The Emergency

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The Book of the Week is “The Emergency, A Year of Healing and Heartbreak in A Chicago ER” by Thomas Fisher, published in 2022.

At the start of the COVID-19 pandemic in 2020, friendly bedside manner disappeared in the Emergency Room of the author’s employer, a medical center affiliated with the University of Chicago, on Chicago’s South Side. The author, a medical doctor, was tasked with judging whether to put newly arrived patients on ventilators.

Already a stressful place, the Emergency Department was put under excessive tension when an edict was issued that everyone entering the building was required to cover his or her mouth and nose (with any old piece of germy fabric or a plastic shield; most wore the fabric). The authorities perpetuated the scientifically questionable assertion that covering one’s face (with anything) would stem the spread of disease.

BUT, requiring the country’s entire population to wear medical masks would be impractical and unenforceable. There wouldn’t be enough medical masks for everyone; meaning, masks that would filter one’s toxic exhalations, allow one to breathe relatively easily, while presumably, disallowing most germs from entering and exiting one’s mouth and nose. So, instead, across the country, there was rampant abuse of power by numerous officials in controlling the population with petty, dishonest mask-orders.

Anyway, a nearby Chicago hospital had no more ventilators, and another had only three on hand. A patient might not have COVID, but still might be struggling to breathe because she had heart failure from postpartum cardiomyopathy. The author decided to treat a young patient such as this one with magnesium, additional Lasix and nitroglycerin instead of a ventilator, because she would be more likely to survive than an older patient in poor health who had severe COVID.

“Still, too many physicians and scientists accept that the inequities around us emerge from inside the body we treat, rather than in relation to prevailing societal structures or systems… But it is society that shapes the population-wide patterns we see.”

This volume presented, in a series of anecdotes on the patients admitted and treated by the author, reasons why this country desperately needs NATIONAL HEALTHCARE. It is the right thing to do at this time in history. Other reasons can be found in this blog’s posts:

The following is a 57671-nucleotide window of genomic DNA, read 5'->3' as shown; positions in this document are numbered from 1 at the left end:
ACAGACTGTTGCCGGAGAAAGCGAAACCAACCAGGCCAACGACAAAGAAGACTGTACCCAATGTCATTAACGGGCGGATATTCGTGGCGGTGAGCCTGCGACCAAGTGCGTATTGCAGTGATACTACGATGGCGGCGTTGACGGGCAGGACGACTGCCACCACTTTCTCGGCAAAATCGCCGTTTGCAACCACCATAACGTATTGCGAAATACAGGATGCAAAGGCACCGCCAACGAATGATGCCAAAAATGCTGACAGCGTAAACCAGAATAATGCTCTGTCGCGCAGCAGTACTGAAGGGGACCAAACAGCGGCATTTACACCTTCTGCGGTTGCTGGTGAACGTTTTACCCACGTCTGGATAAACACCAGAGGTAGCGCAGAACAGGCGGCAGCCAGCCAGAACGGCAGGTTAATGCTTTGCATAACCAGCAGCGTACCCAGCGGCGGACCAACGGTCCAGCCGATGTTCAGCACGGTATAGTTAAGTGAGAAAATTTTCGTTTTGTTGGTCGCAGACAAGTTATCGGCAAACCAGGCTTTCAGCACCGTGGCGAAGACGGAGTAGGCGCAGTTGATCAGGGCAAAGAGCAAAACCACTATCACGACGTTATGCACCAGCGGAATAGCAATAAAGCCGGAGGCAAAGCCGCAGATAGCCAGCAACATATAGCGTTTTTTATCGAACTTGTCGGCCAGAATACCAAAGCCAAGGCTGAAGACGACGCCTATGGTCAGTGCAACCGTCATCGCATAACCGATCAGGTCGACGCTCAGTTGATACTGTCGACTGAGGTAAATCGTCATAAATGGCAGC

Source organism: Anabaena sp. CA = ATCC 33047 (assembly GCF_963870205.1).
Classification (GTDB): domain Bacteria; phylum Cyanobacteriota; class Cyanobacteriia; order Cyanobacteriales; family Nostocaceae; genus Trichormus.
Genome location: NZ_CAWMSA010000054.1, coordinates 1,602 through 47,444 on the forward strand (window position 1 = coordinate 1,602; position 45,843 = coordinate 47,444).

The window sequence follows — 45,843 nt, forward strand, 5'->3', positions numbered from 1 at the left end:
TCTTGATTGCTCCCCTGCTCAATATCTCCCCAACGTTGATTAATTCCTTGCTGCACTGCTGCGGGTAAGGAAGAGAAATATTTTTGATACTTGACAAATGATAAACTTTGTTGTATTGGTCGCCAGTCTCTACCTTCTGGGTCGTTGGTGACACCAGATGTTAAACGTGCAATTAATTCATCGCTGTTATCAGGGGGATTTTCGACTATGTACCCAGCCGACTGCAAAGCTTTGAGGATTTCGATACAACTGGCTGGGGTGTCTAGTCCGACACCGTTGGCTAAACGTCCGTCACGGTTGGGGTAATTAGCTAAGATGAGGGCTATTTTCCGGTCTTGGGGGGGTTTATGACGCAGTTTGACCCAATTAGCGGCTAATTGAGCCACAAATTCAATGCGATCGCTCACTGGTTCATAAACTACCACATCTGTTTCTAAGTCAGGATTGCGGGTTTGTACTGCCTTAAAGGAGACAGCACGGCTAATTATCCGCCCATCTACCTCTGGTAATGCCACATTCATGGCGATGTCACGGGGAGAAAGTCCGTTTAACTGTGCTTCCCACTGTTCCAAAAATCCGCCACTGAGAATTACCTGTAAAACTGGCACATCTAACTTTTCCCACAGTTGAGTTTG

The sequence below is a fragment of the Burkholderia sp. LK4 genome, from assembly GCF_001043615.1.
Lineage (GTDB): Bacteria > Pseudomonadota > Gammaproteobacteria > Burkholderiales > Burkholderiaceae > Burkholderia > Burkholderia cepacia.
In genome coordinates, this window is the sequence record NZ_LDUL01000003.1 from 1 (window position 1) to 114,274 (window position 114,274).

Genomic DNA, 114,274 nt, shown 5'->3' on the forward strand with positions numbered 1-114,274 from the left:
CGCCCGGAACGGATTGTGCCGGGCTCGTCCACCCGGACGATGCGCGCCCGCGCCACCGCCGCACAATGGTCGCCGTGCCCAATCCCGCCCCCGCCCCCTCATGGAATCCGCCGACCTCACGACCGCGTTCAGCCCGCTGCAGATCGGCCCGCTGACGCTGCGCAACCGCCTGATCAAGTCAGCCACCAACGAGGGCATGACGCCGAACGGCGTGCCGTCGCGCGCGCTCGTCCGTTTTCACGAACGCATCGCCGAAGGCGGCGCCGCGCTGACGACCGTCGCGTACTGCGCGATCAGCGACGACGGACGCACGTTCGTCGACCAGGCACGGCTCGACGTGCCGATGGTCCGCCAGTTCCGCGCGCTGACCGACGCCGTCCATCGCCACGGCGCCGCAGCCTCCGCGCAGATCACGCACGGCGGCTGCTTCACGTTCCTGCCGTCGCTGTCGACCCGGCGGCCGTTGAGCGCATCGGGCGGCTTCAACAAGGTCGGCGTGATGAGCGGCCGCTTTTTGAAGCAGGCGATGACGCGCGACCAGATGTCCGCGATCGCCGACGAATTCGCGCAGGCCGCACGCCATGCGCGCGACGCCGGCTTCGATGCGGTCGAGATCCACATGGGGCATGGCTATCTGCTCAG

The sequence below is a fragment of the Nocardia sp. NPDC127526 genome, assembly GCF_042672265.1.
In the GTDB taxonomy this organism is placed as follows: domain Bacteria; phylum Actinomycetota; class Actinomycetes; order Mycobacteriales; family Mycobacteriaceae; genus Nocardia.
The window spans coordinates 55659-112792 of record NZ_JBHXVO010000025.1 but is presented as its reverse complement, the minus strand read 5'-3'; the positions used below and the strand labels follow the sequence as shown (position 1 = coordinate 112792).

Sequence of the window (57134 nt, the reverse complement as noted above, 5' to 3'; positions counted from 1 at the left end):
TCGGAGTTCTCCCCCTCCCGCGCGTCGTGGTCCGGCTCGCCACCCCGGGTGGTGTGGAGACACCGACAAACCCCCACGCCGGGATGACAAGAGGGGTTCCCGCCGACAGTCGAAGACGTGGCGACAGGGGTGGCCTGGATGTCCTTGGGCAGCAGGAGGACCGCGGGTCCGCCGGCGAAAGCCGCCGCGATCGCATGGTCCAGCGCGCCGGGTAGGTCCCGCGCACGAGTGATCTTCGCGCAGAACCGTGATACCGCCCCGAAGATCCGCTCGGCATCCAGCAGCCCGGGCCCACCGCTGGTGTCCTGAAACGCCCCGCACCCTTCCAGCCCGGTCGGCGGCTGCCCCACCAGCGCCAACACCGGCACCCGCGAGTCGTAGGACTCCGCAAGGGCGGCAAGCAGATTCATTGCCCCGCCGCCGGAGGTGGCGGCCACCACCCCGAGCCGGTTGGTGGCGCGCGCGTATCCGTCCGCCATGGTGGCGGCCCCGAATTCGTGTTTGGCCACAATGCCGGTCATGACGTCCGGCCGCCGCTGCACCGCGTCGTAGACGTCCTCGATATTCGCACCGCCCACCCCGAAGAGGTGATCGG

Morphine, Ice Cream, and Tears. (sic); Chasing My Cure; Clinging to the Wreckage; and I Shall Not Hate.

Read the book to learn of the physical and psychological traumas suffered by not just patients, but also caregivers, that could be prevented or minimized by improving policies in national healthcare in the United States.

Dr. Folkman’s War

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The Book of the Week is “Dr. Folkman’s War, Angiogenesis and the Struggle to Defeat Cancer” by Robert Cooke, published in 2001.

In the 1970’s, Judah Folkman was a competent surgeon and a very popular professor at Harvard Medical School, but his first love was medical research. He hypothesized about why and how a tumor grows. He inferred that blood vessels grow toward a tumor, but was unable to provide proof for a very long time. He was ostracized for having this radical idea, so he had difficulty attracting enthusiastic graduate students to assist him, and with getting funding for his research.

Traditionally, university medical studies in laboratories had been funded by government grants. Profiteering from patents and medical products resulting from research was considered sleazy in scientific circles. In 1974, Harvard broke the taboo and partnered with the large, profit-making organization called Monsanto.

Even after receiving generous funding, Dr. Folkman worked around the clock simply because making new medical discoveries requires months or years of blood, sweat and tears. The materials required to do experiments can be expensive, messy, odorous and pose unanticipated problems. For a while, Folkman’s lab was working with vast quantities of cow and shark meat (and other obscure, problematic materials) because the animals’ cartilage contains no blood vessels.

Even after the doctor’s studies yielded exciting breakthroughs, media articles influenced the medical community and the public in ways that were harmful to Folkman’s research operations. There were even accusations of fraud against him. It turned out that in his team’s haste to treat cancer patients, many errors were made. Time was of the essence, and procedures for organized data collection were lacking. Folkman wasn’t deliberately trying to deceive anyone.

Folkman was a rare bird in that he was quite altruistic with his time and talents. His patience and persistence allowed him to ignore his detractors and the naysayers (most of whom were jealous). He eventually acquired an area of expertise that not only spawned a new way of thinking about cancer treatment, but also led to treatments for other medical conditions, and whole new industries, including biotech. He also helped shatter a myth in cancer treatment. But this additional idea of Folkman’s still might not be fully accepted in oncology circles (due to GREED), even two decades after the writing of this book.

This is what he learned: The approach to cancer-drug delivery to a tumor of:

“low [dosage] and slow [buildup over the long-term]” was shown to be superior to

“might makes right” and come in with guns blazing; in the past, it was hoped that immediate, large doses would eliminate the tumor before metastasis, and before the patient died from the deaths of too many healthy cells that were also killed in the process.